The focus of BES12 is secure, agnostic endpoint management. It supports iOS, Windows, Android, and of course BlackBerry operating systems. In essence, it covers 99.99 percent of platforms.

We’re talking about security, privacy and scalability. These aren’t sexy things but they need to be in a product. A lot of our competition focuses on user interfaces for the customer benefit, but not on these things. As boring as the security conversation is, it’s important.

All too often security is put in for the sake of it, but not as a priority. Everything we do in the security realm is independently certified by third parties. All these things need to be transparent and omnipresent. If things are not properly implemented, attackers will find a way in.

One of our competitors’ technology was employed at insurance company Aviva. Attackers found a way into their system, and within an hour, employees got a message on their smartphones saying: ‘you’re wiped’. That’s what happens when don’t pay attention. All their private as well as corporate stuff was gone. The help desk had to reinitialise solutions, they suffered days upon days of downtime, and roughly 10 man years of employee time were lost as result. Sometimes it needs incidents like these to realise the importance of robust security products.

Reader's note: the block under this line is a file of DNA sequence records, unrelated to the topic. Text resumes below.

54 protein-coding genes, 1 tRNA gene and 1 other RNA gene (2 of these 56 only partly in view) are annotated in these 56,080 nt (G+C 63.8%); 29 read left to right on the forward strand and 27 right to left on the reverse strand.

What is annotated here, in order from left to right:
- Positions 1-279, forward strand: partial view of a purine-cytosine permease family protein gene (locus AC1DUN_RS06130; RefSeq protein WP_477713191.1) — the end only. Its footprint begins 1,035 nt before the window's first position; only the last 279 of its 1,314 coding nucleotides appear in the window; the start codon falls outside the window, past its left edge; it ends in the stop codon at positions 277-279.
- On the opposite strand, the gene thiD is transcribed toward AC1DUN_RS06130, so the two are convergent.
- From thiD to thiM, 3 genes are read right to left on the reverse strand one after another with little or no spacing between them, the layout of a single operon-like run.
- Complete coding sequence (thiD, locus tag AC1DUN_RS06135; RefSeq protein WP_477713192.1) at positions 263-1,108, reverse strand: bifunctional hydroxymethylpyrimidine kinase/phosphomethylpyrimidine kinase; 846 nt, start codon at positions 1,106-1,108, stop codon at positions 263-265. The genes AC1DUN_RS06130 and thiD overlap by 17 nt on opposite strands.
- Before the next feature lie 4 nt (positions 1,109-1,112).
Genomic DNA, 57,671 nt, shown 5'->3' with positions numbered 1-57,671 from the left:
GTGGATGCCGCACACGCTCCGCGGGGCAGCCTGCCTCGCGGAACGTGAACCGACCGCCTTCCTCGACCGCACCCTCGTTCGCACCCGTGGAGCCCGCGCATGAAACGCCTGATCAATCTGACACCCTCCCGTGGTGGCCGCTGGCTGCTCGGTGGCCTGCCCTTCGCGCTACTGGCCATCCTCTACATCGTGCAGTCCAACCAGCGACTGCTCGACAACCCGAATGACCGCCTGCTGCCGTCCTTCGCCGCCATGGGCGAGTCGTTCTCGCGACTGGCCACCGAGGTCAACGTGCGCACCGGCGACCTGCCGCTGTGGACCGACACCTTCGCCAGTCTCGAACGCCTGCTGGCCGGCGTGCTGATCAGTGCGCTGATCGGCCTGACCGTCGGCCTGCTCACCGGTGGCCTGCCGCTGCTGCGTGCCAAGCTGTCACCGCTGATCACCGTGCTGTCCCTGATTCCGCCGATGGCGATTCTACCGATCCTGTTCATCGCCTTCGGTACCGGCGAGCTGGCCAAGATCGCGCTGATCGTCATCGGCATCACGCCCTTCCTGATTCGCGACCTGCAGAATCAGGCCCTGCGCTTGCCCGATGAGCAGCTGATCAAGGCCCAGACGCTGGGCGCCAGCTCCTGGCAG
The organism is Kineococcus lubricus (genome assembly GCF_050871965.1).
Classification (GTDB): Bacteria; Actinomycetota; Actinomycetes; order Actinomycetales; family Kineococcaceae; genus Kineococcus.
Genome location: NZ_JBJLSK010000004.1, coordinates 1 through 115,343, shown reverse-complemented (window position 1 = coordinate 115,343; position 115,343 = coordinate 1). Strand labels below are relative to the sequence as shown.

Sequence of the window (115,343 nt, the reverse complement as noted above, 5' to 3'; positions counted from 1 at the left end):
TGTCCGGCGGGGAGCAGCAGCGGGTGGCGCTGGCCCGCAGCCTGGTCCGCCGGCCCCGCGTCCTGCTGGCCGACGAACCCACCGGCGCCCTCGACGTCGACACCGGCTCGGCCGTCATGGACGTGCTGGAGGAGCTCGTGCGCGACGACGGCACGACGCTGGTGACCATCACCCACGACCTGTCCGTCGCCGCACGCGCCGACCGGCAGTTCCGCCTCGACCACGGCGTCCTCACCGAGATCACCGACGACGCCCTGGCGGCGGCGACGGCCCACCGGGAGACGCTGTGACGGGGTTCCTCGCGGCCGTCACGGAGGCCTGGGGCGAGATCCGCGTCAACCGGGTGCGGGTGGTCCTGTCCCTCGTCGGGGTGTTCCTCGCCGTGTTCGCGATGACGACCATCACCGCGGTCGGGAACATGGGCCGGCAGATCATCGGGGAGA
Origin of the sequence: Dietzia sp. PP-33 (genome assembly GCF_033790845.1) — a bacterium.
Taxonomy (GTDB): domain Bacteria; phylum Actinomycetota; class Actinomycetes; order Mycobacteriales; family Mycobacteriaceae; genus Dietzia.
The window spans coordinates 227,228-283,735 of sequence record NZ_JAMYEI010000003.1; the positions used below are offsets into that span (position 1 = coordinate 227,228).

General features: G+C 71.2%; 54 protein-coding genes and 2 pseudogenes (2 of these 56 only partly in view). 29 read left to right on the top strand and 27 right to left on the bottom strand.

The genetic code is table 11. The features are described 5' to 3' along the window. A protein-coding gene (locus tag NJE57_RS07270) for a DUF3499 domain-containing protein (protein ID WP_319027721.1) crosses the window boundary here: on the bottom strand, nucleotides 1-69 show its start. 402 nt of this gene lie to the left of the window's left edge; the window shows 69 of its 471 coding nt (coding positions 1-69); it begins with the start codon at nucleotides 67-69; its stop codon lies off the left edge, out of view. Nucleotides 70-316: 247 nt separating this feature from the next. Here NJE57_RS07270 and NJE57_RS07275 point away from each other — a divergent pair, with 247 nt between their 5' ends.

BlackBerry recently conducted a survey on mobility risk tolerance, which revealed that one in three organisations were confident that their data assets were protected from unauthorised access. That number seems very high…

It’s very high. People tend to embellish their answers with these kind of surveys. A lot of publicly traded companies are still careful not to own up to anything that they don’t have to. Mandatory breach disclosure is critical.

If bank XYZ loses a laptop – or worse still, a backup – with thousands of peoples’ bank information, in this region they are not required to go to a regulator to say the information has been lost. They issue new cards, monitor transactions, and tighten things up a bit. But there is still no obligation to tell you that the breach has occurred. That needs to change. Once that changes, a lot more people will pay attention to security.

A lot of organisations are beginning to appoint Chief Information Security Officers. Before, this was a function buried with administrators who didn’t even report to the CIO. Now the CISO often reports to the board because their role is that critical. Today, security breaches result in loss of revenue and affect stock prices.